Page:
Skip to main content


Showing posts from 2011

Assaly Villas

From the mid-1960s to the early 1970s, Assaly Construction built a series of very unique townhouses in Westcliffe Estates (Bell's Corners) and Trend Village. The designs were very innovative for the time and included plans with 2-car garages, 4 bedroom designs, as well as a bungalow townhouse plan with a courtyard. Originally, the houses were built with very traditional facades, but as revealed later in this post, many of these traditional facades have been adapted to make the houses look quite modern. Above are the original plans for the Assaly Villas. The two-story plans all have a large master bedroom over the garage with a balcony. I quite like the entry courtyard of the bungalow plans.  The 'Spanish Villas' plans from Trend Village, which include a 1-car garage design with a unique take on the Mansard roof. One of the most interesting things about the Assaly Villas is that so many of them have been changed over the years. I don't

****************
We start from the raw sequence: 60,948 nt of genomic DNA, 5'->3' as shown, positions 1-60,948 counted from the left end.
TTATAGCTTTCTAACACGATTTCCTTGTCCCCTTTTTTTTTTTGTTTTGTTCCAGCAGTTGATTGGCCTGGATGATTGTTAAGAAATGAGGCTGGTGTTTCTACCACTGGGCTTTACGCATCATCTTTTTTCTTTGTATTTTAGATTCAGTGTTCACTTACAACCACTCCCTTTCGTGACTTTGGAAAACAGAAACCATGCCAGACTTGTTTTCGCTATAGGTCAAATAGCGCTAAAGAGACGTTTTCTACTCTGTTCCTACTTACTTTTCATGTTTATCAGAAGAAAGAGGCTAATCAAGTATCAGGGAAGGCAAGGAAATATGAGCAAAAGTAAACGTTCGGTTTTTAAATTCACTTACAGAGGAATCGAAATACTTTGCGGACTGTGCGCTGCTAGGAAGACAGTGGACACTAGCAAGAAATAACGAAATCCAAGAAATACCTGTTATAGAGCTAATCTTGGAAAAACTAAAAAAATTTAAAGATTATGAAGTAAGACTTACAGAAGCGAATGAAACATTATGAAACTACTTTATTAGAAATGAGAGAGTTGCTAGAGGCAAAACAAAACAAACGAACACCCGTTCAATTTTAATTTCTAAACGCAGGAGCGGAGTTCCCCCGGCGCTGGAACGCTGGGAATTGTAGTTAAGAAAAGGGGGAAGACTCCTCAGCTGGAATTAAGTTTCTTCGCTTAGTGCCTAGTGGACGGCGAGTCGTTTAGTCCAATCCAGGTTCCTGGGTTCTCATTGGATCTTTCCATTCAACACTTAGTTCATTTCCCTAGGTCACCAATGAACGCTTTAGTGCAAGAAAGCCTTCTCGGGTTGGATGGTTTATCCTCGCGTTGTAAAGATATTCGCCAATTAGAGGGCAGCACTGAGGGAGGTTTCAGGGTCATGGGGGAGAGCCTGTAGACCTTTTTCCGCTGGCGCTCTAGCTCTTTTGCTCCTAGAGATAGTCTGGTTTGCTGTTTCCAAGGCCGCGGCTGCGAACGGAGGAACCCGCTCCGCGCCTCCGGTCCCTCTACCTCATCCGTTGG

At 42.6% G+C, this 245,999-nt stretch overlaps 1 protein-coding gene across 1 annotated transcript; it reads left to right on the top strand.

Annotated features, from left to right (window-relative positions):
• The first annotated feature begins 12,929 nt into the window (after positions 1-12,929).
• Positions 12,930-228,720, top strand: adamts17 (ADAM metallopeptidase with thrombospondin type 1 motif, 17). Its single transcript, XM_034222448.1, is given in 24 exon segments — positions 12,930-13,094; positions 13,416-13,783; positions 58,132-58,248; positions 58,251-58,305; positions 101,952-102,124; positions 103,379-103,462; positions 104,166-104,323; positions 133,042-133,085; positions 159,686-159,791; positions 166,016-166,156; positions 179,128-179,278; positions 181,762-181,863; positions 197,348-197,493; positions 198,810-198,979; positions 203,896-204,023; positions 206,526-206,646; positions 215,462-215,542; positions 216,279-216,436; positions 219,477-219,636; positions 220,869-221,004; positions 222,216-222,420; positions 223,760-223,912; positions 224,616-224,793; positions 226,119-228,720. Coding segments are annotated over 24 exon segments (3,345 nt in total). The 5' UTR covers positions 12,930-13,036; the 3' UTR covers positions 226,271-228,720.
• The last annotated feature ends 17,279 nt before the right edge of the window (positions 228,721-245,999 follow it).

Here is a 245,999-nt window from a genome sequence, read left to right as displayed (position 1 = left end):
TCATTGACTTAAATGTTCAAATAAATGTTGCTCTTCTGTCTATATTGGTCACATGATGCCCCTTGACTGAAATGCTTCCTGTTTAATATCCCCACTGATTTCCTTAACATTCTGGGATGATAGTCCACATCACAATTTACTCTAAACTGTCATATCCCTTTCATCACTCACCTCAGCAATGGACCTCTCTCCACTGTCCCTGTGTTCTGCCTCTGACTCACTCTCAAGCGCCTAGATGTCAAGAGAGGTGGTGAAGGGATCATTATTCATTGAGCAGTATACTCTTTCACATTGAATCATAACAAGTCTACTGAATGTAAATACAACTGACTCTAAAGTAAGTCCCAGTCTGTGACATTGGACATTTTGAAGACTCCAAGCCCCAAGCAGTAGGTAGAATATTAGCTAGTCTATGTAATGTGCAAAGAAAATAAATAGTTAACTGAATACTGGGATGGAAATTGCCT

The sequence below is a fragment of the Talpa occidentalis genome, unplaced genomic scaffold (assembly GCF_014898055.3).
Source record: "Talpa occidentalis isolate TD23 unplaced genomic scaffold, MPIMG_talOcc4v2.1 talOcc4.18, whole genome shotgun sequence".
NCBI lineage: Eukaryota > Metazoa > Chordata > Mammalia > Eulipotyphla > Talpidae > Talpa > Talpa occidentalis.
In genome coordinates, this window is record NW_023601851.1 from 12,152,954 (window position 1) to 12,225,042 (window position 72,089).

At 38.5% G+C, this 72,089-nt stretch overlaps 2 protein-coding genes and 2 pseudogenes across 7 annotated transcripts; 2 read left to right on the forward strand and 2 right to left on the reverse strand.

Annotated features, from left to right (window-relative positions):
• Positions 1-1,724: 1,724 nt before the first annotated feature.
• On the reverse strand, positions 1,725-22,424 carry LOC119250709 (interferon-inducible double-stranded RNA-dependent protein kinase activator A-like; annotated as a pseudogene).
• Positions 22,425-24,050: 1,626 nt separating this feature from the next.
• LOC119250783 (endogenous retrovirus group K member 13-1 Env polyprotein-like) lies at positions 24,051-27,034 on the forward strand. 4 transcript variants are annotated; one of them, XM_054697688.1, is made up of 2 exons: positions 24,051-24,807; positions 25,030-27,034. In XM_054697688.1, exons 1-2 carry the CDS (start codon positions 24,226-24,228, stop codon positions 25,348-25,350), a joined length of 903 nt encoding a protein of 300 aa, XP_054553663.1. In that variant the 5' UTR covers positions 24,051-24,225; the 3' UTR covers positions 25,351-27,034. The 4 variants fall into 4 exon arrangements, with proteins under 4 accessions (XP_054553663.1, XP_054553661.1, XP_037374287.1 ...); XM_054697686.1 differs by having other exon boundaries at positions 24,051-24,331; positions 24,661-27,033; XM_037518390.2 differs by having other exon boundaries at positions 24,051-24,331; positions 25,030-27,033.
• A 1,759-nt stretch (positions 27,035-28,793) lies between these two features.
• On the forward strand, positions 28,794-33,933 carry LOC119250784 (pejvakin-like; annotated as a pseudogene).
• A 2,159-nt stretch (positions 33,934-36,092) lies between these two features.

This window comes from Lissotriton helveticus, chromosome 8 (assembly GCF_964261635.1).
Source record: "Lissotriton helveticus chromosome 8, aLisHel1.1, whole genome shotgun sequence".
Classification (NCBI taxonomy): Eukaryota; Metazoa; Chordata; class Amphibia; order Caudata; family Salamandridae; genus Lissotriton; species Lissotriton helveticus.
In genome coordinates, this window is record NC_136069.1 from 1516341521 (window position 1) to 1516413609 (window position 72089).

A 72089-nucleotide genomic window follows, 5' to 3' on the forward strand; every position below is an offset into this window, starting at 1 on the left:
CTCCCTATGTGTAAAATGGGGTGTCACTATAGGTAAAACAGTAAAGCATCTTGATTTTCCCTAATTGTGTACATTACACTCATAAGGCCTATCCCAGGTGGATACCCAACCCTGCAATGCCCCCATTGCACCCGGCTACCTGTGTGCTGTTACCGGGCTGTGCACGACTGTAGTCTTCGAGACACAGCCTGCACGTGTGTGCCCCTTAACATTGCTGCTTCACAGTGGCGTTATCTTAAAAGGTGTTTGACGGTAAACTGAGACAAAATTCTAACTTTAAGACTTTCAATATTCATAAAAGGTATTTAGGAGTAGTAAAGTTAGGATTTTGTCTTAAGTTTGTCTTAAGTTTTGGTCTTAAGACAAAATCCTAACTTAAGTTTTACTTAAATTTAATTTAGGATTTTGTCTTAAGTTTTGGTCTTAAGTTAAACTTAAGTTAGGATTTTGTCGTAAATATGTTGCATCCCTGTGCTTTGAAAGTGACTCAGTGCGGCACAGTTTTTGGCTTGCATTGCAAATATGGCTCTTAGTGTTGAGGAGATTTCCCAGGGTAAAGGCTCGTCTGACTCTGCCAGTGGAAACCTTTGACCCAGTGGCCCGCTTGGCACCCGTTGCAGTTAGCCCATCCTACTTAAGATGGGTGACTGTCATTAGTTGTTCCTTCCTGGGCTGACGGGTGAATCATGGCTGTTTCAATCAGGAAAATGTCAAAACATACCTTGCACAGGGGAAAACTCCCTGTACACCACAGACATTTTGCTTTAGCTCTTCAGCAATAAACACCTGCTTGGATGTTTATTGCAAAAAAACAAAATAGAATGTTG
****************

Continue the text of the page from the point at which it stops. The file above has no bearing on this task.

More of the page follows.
Modern Mansard - The Neo-Mansard Roof

Throughout the mid-century, the Mansard roof was popular in Ottawa housing design.  First popularised in France during the 17th century, and then revived in the 19th century, the roof style re-appeared in Ottawa during the 1960s. At first the roof was used on historically-inspired houses, but was eventually altered in a variety of ways to have a more modern take on tradition. Campeau was the builder who used the roof the most in the mid-century, but other builders also followed suit. A traditional use of the Mansard roof. Playfair Park North/South, Russell Heights, c. 1965. This plan had a traditional Mansard option as well as 2 Dutch Colonial options with a Gambrel roof. Beacon Hill and South Keys, c. 1967. Here is a great example of a modern take on the Mansard roof. Instead of protruding dormer windows with arched tops, these houses have an inset window and an asymmetrical facade. From the side, the roof actually has more of a Gambrel-style silhouette.